The arrangement of an officer’s gear on his belt is equally important as the type of equipment that is employed. Take a hard look at how your gear is arranged and if it will help you in an emergency. Jeff Rose photo

Today’s uniformed patrol officer carries more gear on his duty belt than Batman, and as a result, space is often at a premium. In addition to a holster for the service pistol, the duty belt has to accommodate a magazine pouch, handcuff case, OC spray, expandable baton and portable radio. Many officers also carry an Electronic Control Device (ECD) on the support-side hip. All of this gear not only weighs you down, but it takes up room on the belt.

All vital accessories should always be positioned around the front of the belt. That way they are easily accessible to either hand in case of emergency.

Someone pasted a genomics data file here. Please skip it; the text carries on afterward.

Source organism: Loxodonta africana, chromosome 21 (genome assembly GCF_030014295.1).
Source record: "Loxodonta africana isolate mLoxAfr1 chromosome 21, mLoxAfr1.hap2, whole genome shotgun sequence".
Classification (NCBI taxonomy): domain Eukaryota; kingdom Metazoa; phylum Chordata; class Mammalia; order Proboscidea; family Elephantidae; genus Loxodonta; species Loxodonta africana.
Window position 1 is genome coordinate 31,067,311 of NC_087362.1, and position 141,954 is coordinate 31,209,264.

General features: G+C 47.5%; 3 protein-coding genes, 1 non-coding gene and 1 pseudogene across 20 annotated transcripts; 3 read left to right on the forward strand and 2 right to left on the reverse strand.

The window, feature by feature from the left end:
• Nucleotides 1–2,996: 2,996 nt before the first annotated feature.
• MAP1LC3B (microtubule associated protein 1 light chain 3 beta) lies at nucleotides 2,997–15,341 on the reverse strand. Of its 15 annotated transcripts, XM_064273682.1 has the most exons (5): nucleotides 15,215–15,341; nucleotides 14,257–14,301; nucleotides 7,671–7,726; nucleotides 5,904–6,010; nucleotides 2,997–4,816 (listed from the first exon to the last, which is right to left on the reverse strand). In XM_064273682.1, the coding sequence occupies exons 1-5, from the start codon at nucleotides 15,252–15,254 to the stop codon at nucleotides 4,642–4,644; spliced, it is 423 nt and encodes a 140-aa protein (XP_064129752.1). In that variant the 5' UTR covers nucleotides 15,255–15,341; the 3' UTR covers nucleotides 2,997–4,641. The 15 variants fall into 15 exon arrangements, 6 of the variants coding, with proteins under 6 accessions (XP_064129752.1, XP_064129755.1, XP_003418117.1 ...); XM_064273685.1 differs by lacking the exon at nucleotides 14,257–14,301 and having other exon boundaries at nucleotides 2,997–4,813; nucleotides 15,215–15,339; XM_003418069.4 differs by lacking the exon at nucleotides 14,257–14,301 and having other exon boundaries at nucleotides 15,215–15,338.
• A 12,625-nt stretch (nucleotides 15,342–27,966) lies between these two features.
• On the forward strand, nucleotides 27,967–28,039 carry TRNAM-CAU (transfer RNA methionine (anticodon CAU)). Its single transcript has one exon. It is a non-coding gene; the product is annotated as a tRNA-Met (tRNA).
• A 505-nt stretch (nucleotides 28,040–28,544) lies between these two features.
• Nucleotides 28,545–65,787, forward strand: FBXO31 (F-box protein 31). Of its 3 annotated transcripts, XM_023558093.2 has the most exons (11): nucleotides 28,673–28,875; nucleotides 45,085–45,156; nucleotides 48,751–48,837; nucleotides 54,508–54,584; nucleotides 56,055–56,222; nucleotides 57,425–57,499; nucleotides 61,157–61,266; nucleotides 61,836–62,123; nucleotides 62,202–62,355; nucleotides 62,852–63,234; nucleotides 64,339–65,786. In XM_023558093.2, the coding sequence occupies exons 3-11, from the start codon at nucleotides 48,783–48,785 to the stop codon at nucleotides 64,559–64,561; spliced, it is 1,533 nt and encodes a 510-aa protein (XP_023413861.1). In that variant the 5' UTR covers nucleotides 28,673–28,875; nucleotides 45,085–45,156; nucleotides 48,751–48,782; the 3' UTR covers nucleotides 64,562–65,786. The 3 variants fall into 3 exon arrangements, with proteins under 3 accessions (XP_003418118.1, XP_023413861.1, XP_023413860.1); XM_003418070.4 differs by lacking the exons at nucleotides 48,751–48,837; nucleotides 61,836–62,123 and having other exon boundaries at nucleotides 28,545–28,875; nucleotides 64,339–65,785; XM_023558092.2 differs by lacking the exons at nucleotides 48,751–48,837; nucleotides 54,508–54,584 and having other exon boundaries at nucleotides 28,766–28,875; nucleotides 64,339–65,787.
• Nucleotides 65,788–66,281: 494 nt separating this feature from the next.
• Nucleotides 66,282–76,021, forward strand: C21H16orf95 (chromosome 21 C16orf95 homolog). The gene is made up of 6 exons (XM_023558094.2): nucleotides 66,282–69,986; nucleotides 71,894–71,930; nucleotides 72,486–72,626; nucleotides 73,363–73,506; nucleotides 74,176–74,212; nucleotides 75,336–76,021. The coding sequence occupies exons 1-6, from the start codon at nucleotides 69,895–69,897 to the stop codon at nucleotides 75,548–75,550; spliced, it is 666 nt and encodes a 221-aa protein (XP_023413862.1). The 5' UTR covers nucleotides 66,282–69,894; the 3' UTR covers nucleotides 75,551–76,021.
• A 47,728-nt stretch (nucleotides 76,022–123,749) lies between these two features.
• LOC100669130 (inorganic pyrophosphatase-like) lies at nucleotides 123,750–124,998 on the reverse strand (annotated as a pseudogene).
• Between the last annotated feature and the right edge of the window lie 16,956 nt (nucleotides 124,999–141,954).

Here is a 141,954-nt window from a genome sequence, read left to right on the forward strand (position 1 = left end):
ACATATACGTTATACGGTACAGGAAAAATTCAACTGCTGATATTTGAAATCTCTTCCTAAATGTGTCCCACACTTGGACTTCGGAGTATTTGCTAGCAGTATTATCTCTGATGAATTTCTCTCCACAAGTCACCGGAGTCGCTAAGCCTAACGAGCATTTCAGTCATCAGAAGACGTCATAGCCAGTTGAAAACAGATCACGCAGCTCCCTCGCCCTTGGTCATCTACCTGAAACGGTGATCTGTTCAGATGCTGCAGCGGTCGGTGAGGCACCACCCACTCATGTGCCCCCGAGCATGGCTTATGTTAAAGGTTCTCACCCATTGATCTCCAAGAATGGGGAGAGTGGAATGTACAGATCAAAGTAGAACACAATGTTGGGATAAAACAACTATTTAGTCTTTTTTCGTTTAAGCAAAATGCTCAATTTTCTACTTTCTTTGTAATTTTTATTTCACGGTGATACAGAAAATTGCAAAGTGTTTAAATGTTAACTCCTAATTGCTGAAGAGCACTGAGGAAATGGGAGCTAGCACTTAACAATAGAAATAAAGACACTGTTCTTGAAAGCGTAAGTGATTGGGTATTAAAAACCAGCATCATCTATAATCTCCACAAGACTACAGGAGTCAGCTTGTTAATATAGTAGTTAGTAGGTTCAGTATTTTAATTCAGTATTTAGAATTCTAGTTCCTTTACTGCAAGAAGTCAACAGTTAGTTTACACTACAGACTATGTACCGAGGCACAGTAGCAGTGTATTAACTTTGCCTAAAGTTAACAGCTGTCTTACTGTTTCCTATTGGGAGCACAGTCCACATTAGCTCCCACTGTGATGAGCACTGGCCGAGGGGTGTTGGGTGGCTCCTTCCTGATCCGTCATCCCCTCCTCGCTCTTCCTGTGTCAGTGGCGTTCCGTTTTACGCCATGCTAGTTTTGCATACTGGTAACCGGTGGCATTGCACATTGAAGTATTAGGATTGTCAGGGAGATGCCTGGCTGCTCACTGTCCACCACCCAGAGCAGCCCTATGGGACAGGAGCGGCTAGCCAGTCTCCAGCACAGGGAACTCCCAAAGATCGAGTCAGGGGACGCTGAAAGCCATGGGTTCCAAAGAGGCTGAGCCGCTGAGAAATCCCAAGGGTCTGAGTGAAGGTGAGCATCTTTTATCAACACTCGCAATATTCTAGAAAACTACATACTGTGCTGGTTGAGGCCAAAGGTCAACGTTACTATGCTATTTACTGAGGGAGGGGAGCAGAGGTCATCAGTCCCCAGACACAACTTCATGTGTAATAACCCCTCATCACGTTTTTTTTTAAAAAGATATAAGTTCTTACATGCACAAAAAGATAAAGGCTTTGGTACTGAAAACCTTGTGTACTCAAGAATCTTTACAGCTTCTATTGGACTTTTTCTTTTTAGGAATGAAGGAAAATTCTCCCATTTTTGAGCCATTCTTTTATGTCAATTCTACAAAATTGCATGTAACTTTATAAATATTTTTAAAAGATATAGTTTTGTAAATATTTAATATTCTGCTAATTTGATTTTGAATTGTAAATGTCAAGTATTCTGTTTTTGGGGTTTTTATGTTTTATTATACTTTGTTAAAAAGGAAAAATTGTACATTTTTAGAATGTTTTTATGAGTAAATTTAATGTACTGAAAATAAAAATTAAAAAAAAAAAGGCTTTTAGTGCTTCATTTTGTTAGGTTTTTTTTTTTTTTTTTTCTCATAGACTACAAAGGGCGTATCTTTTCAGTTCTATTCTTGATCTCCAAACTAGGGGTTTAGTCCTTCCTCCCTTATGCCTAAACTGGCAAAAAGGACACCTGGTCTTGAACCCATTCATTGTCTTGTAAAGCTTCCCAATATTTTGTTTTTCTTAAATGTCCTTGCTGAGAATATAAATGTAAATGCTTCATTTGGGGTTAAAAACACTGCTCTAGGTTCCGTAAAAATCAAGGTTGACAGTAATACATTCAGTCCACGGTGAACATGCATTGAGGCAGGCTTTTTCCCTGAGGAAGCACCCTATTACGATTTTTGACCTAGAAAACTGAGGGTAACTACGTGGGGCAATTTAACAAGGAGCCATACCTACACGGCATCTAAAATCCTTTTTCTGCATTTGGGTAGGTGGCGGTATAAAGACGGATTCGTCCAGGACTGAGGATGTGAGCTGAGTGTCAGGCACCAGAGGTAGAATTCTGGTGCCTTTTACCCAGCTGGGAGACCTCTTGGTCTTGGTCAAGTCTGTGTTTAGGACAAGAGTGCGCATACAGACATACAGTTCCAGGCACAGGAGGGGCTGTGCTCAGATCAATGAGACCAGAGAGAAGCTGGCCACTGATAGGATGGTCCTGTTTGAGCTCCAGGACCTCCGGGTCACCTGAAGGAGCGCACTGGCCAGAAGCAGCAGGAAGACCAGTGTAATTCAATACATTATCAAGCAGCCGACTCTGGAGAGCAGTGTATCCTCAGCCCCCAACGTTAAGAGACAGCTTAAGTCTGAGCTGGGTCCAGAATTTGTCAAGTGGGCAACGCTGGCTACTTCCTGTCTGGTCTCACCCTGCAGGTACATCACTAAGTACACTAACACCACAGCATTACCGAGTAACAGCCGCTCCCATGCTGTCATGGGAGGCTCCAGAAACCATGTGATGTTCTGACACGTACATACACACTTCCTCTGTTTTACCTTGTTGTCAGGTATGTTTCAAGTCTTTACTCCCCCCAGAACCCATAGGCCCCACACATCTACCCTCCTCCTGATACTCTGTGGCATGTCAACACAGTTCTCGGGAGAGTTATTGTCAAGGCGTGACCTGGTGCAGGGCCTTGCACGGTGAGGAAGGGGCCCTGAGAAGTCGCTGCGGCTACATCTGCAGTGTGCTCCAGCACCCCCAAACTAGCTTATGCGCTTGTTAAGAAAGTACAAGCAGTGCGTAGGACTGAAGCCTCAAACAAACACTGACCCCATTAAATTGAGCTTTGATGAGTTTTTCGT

At a recent ILEETA (International Law Enforcement Educators and Trainers Association) conference, I had the good fortune of taking in a class entitled, “Hindi Duty Belt S.A.F.E.T.Y. and Survival System.” Officer Robert Hindi of the Las Vegas Metro Police Department, who developed the concept of an extremely efficient duty belt, taught this class.

Faster, Stronger
The Hindi Duty Belt S.A.F.E.T.Y. (Safer Accessibility Faster more Effective Tactics for You) System is a very intelligent way of setting up the police duty belt. Other than positioning of the holster, I’m convinced most coppers cannot articulate why a particular piece of equipment is in a certain location. I have noted magazine pouches positioned in such a way where it would be next to impossible to perform an efficient reload. Expandable batons and radios are often placed directly behind the holster, where they might interfere with the draw stroke.

The Gould & Goodrich K340 Double Retention Duty holster features an intuitive “twist and up” draw stroke, which allows you to draw with your support hand if need be.

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